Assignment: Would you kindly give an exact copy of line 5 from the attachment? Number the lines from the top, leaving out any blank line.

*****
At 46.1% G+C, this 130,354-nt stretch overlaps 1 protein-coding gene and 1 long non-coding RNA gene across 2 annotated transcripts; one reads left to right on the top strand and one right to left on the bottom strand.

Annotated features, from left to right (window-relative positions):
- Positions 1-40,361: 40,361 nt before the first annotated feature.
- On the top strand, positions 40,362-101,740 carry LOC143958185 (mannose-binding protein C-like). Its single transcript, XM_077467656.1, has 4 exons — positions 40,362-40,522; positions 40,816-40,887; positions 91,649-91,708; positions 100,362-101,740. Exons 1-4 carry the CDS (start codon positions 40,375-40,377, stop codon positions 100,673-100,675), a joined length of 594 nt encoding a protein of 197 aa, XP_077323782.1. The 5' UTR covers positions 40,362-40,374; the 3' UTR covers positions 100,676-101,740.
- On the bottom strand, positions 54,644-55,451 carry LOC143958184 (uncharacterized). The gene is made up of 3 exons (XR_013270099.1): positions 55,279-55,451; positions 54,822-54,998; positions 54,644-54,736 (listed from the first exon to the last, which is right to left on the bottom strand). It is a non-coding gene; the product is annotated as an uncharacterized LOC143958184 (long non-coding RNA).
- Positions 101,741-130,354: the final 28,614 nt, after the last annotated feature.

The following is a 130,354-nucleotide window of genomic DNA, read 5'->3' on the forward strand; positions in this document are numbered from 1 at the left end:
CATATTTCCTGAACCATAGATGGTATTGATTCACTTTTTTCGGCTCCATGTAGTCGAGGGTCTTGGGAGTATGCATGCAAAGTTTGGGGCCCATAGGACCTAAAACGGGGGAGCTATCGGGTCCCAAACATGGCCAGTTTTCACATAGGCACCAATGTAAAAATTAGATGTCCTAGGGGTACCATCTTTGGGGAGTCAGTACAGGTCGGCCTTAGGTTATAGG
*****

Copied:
- On the bottom strand, positions 54,644-55,451 carry LOC143958184 (uncharacterized). The gene is made up of 3 exons (XR_013270099.1): positions 55,279-55,451; positions 54,822-54,998; positions 54,644-54,736 (listed from the first exon to the last, which is right to left on the bottom strand). It is a non-coding gene; the product is annotated as an uncharacterized LOC143958184 (long non-coding RNA).